When I first read the premise of Dexter Palmer’s Mary Toft; or, The Rabbit Queen, which finds its basis from a real-life occurrence of a woman who seemingly gave birth to a litter of dead rabbits, I thought about the distance between truth and fiction. As I engaged with Palmer’s novel, though, I realized that truth and fiction aren’t entirely unrelated entities. After all, isn’t there some truth in fiction? Isn’t there even some aspect of fiction in apparent truths? Mary Toft; or, The Rabbit Queen suggests so.
Palmer, from the opening lines of his latest novel, is set on exploring the nature of truth as Nicholas Fox’s Exhibition of Medical Curiosities arrives in 1726 to the small village of Godalming, England. I, just as the characters themselves, was immediately lost in the possibilities of the wonders that were to come. Are the people in this caravan carriers of miracles? Do they live hoax-profiting existences? Does it matter?
One of the novel’s most interesting choices is to plant its focus not on the titular character, but on its naturally curious fourteen-year-old protagonist, Zachary Walsh. Zachary works as a surgeon’s apprentice, a position that conveniently grants him the agency to question cases, symptoms, and origins.
Zachary’s curiosity works as an anchor for the narrative’s search for truth, especially when Mary Toft enters the novel with her miracle rabbit births. John Howard, the surgeon with whom Zachary works, openly discusses what truth might mean: “The truth of the matter. Is it a thing that exists outside of our minds, waiting for us to perceive it and know it as true? Or is truth a thing that collectively resides within the minds of all men, a matter of consensus, subject to debate, subject to alteration? The world outside our minds neither true nor false, but merely there?” Zachary’s response to it all: “I am uncertain, sir.” It’s a particularly wise statement from a novel that consistently transmits an aura of wisdom.
While looking at issues related to truth, Palmer also presents an interesting dichotomy that examines religion and science — how the two function in harmony and in opposition. Zachary’s own belief in God is “difficult to articulate to himself.” Howard turns to Crispin Walsh, Zachary’s minister father, when he loses his faith in science: “I am increasingly sure that we have encountered a problem we will never solve if we choose to rely only on the body of knowledge exclusive to the surgeon’s craft. More wisdom is required: we will have to speak to another authority.”
The novel also speaks to the value of listening to others, as well as the importance of being a part of a collective community. When surgeon Nathanael St. André and his own teenage assistant visit from London to look upon Mary Toft, he makes bold assertions of his intelligence and power to heal. However, he and his apprentice are only two men — and two men of the same cloth at that. They need the collective intellects of all involved to solve the mystery of Mary Toft’s rabbit births: “None of these men could justifiably be pushed aside or dismissed.” Only when these scientific, religious, and worldly-focused minds come together is progress made.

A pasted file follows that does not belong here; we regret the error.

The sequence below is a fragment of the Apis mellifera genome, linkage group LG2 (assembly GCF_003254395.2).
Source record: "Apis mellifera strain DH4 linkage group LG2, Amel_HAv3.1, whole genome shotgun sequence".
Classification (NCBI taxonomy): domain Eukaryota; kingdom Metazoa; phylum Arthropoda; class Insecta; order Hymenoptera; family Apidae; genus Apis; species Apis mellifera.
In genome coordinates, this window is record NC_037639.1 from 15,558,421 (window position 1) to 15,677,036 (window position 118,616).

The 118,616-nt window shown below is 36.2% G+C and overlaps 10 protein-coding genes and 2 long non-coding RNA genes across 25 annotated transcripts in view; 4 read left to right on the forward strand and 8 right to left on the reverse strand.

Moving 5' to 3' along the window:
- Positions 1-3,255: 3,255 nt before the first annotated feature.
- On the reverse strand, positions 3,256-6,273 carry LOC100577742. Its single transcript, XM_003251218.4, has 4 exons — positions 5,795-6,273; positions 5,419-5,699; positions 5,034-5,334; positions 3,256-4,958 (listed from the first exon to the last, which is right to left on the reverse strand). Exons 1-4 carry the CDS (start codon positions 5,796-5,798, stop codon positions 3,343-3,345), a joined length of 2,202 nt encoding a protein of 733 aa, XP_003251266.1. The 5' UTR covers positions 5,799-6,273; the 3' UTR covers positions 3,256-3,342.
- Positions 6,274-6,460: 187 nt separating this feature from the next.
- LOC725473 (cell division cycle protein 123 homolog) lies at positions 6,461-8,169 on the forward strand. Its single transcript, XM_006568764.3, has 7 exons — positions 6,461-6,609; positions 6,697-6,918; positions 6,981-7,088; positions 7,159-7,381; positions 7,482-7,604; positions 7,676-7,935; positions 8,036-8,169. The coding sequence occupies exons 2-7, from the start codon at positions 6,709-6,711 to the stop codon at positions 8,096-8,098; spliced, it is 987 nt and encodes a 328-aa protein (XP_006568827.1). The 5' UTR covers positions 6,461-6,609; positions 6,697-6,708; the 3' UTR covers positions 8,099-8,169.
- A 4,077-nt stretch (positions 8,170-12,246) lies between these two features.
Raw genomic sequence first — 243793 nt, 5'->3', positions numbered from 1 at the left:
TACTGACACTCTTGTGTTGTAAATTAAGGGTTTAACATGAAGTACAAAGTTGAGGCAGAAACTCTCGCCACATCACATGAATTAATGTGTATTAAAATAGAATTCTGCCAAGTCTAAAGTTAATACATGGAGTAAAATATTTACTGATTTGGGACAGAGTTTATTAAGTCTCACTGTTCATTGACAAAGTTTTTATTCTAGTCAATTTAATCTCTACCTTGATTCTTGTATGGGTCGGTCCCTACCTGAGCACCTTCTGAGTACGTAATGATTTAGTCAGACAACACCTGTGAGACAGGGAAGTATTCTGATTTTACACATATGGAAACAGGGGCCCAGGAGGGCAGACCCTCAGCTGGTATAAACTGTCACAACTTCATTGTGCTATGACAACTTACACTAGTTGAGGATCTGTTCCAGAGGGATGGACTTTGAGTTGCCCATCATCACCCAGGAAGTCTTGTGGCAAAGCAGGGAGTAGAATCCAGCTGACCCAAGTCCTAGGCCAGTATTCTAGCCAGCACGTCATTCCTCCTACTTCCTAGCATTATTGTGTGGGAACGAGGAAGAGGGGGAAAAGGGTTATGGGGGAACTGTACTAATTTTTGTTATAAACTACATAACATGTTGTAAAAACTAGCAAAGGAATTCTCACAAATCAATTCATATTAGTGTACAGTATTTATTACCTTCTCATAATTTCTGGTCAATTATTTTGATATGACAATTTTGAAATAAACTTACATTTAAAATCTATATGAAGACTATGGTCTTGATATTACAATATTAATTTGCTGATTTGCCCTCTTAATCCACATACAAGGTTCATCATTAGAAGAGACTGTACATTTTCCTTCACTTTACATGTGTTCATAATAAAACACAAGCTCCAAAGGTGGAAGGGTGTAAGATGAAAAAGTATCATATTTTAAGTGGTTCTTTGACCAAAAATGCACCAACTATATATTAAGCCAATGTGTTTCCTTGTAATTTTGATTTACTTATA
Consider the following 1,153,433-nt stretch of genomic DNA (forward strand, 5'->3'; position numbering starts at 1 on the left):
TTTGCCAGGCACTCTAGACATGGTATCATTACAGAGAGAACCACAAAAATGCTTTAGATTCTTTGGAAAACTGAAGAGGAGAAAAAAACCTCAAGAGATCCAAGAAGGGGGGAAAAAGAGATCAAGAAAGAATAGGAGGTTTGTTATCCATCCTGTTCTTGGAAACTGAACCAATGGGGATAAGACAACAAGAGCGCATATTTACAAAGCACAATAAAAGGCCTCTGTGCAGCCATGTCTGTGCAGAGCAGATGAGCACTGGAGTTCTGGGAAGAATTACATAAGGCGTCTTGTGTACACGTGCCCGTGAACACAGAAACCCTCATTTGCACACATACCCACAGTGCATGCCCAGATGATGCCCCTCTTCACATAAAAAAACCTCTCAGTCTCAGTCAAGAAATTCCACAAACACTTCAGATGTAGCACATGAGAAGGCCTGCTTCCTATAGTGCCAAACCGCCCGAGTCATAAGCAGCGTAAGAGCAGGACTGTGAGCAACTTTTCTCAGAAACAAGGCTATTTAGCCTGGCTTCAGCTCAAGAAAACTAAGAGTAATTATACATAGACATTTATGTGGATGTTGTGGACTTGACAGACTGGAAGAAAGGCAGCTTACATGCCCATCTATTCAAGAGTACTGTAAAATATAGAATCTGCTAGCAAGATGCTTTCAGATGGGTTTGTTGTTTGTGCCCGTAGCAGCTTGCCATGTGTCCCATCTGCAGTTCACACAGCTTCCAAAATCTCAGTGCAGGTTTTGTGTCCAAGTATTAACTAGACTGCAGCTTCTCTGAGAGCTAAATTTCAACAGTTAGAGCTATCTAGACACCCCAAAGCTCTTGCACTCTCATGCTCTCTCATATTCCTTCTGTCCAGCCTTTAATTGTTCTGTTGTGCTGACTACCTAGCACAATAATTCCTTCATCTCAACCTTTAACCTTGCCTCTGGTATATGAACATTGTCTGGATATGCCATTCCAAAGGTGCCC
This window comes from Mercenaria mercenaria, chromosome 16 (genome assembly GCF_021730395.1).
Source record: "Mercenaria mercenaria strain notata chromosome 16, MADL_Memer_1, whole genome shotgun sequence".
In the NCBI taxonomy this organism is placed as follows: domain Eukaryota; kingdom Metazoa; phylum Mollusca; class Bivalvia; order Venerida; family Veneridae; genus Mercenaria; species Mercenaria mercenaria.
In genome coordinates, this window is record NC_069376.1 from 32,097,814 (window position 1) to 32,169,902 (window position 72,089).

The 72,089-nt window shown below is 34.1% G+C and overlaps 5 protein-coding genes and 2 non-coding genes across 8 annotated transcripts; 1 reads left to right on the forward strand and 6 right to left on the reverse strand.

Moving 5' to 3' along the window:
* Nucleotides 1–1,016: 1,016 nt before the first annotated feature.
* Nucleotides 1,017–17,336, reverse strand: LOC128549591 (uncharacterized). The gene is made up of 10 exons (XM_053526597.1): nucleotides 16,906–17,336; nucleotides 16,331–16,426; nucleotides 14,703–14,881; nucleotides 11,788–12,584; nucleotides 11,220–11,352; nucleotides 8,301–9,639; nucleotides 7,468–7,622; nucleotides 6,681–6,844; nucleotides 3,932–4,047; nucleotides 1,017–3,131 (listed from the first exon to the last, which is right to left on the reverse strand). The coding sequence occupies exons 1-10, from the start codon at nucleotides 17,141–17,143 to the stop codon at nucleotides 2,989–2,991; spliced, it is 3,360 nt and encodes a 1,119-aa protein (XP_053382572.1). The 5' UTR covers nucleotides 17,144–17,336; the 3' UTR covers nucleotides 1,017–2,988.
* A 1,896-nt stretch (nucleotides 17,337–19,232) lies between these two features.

Mary Toft; or, The Rabbit Queen is certainly ambitious — even occasionally to a fault (some of the medical scenes are a little too lively). Nonetheless, the novel’s level of ambition shouldn’t arouse intimidation or feel like a deterrent; in fact, it should be a prime reason to pick up Palmer’s book. The novel asked me to think about myself — my beliefs and my actions—in ways that made me uncomfortable. I had to set the book aside several times. I needed space to deal with the trauma and situations within the pages, but I always found my way back.
The language Palmer uses feels just as meticulous as the surgeries Howard and Zachary perform. This kind of thoughtful, detailed approach in the writing style feels necessary for a novel of such magnitude.
Mary Toft; or, The Rabbit Queen serves as a reminder that the issues that dictate — and sometimes define — our lives can often be as complex as the very people attempting to solve them.
I imagine the term “audacious” will be used often regarding Palmer’s newest work. Such a word is certainly fitting. Dexter Palmer is a bold and daring writer, and Mary Toft; or, The Rabbit Queen is a novel that captures his voice at its very best.
Near the end of the novel, Palmer writes, “For those who observed it from a distance, the Toft case acted as a kind of vortex that drew facts and falsehoods into it and stirred them together, so that all things were true and none were true. And if considering the case might give one that feeling that the ground was unsteady beneath one’s feet, that the world was filled with fog, then it also challenged one’s long-held preconceptions of the world’s true nature, and opened one’s mind up to myriad possibilities previously left unconsidered. For this reason — some might have said, if asked — it was wonderful.” The same can be said for the novel itself. When I read that last page, I knew one truth about Mary Toft; or, The Rabbit Queen: it’s wonderful.
Mary Toft; or, The Rabbit Queen
By Dexter Palmer
Published Nov. 19, 2019
Bradley Sides’ writing appears at Chapter 16, Chicago Review of Books, Electric Literature, Los Angeles Review of Books, The Millions, The Rumpus, and elsewhere. He holds an MA in English from the University of North Alabama and is an MFA candidate at Queens University of Charlotte. He lives in Florence, Alabama, with his wife. Those Fantastic Lives, his debut collection of short stories, is forthcoming from City of Light Publishing. For more, visit bradley-sides.com.